A rising PSA despite ADT indicates risk for bone metastases and skeletal consequences1,2
Prostate cancer progression
Once patients on ADT become castration resistant, they are at a greater risk for the development of bone metastases and skeletal-related events (SREs).1-4
Metastases can go undetected and proactive screening is important in appropriate patients
A phase 3 study attempting to enroll patients with nonmetastatic castration-resistant prostate cancer (CRPC) recently reported that an unexpectedly high number of patients failed screening—32% of these patients had to be excluded because scans revealed they had metastatic CRPC5*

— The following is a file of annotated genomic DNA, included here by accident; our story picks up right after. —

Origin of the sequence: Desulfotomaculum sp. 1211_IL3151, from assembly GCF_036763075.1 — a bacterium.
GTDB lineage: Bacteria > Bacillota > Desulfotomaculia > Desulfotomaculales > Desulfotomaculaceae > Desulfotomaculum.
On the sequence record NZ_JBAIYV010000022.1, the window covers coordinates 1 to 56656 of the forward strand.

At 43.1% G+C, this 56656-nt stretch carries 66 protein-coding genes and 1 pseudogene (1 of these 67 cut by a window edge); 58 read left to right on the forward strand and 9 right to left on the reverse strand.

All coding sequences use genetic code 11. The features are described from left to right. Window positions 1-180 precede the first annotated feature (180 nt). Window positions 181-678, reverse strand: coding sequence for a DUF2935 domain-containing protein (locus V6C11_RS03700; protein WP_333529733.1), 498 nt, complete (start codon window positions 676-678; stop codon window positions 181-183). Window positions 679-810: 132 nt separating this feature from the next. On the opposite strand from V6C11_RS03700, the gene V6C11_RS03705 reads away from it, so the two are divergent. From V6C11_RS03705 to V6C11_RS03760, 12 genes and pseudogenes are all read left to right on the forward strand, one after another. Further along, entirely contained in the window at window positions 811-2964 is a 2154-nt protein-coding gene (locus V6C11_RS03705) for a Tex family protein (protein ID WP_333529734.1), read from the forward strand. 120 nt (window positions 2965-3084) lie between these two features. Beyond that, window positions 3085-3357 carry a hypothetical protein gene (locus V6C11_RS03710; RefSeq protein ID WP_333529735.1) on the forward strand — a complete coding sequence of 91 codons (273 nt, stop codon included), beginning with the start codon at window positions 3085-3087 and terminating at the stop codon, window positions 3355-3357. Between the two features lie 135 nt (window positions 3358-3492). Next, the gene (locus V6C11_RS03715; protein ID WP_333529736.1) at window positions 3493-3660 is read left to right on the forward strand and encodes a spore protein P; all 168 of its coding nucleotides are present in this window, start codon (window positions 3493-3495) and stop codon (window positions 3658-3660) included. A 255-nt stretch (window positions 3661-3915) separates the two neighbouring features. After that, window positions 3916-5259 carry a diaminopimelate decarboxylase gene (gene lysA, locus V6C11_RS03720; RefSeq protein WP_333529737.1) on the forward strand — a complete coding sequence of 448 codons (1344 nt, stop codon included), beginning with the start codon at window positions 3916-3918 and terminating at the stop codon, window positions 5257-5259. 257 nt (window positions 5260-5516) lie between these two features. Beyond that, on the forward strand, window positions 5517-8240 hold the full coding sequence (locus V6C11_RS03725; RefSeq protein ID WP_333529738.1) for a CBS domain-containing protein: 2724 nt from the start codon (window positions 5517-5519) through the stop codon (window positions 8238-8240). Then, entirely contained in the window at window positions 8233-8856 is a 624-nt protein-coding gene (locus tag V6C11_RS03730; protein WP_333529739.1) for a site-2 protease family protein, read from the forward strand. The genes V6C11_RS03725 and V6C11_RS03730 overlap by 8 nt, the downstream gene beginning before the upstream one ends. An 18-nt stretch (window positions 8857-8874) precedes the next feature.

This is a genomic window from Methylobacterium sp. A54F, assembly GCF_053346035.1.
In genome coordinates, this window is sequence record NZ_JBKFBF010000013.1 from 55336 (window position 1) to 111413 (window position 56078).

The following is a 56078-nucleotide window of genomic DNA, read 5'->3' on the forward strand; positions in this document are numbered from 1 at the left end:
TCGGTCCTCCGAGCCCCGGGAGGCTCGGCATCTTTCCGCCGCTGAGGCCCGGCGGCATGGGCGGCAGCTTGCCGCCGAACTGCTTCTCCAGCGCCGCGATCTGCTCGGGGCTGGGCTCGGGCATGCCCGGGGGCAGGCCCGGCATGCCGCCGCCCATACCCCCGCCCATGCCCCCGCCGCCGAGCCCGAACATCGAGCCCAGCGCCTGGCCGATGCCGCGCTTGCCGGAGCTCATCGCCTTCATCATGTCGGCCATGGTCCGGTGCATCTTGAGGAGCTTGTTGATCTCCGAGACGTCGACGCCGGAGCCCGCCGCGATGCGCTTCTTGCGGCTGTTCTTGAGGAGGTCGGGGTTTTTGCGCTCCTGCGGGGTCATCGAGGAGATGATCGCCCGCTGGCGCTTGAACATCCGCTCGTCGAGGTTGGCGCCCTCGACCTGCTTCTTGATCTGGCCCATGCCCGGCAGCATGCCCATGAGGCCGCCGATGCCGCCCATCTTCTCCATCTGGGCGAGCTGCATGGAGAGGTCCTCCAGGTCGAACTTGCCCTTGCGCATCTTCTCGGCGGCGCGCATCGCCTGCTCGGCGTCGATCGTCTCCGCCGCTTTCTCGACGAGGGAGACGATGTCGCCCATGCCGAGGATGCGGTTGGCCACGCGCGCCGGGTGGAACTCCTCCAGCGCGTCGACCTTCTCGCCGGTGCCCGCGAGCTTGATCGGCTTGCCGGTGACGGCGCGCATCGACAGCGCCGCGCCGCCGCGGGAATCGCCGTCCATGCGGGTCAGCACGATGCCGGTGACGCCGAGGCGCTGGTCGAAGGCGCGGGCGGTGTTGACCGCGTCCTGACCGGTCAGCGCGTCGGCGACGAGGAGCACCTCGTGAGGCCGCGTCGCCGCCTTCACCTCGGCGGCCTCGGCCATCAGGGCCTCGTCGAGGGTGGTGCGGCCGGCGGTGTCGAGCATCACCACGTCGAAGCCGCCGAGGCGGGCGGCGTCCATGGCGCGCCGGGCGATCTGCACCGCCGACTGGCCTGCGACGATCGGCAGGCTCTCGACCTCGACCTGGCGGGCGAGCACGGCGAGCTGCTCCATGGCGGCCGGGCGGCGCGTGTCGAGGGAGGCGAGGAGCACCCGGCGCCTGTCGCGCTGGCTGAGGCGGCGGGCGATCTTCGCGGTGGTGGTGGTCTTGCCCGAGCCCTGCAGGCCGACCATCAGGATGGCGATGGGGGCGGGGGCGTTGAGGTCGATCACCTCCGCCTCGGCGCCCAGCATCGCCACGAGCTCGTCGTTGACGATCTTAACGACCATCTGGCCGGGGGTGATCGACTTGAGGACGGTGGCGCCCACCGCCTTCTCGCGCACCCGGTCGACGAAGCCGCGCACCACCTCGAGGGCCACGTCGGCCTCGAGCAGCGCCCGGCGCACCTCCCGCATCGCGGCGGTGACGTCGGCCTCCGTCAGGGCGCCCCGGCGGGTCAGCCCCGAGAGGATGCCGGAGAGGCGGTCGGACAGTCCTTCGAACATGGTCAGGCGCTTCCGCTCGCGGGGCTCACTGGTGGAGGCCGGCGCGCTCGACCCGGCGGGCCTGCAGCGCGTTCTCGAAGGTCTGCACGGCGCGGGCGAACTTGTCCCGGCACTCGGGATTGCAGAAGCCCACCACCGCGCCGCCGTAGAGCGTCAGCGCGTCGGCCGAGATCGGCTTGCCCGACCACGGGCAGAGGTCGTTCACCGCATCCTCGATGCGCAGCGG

Of patients with metastatic CRPC, up to 90% have bone metastases6-8†
*Data from an analysis of all patients screened (N = 2,577) for a randomized, multicenter, placebo-controlled study of zibotentan in patients with nonmetastatic CRPC.
† Data from 3 separate studies analyzing the presence of bone metastases in patients with CRPC.
Given the prevalence of bone metastases in CRPC patients, it is important to identify patients early
Risk factors for metastasis to bone include:
|Risk factor||Rate of positive bone scan10‡|
|PSA >10 ng/mL9,10||>60%|
|PSA doubling time < 9 months10||>40%|
‡Data from a retrospective analysis of bone scans from 114 patients receiving ADT after biochemical recurrence following radical prostatectomy.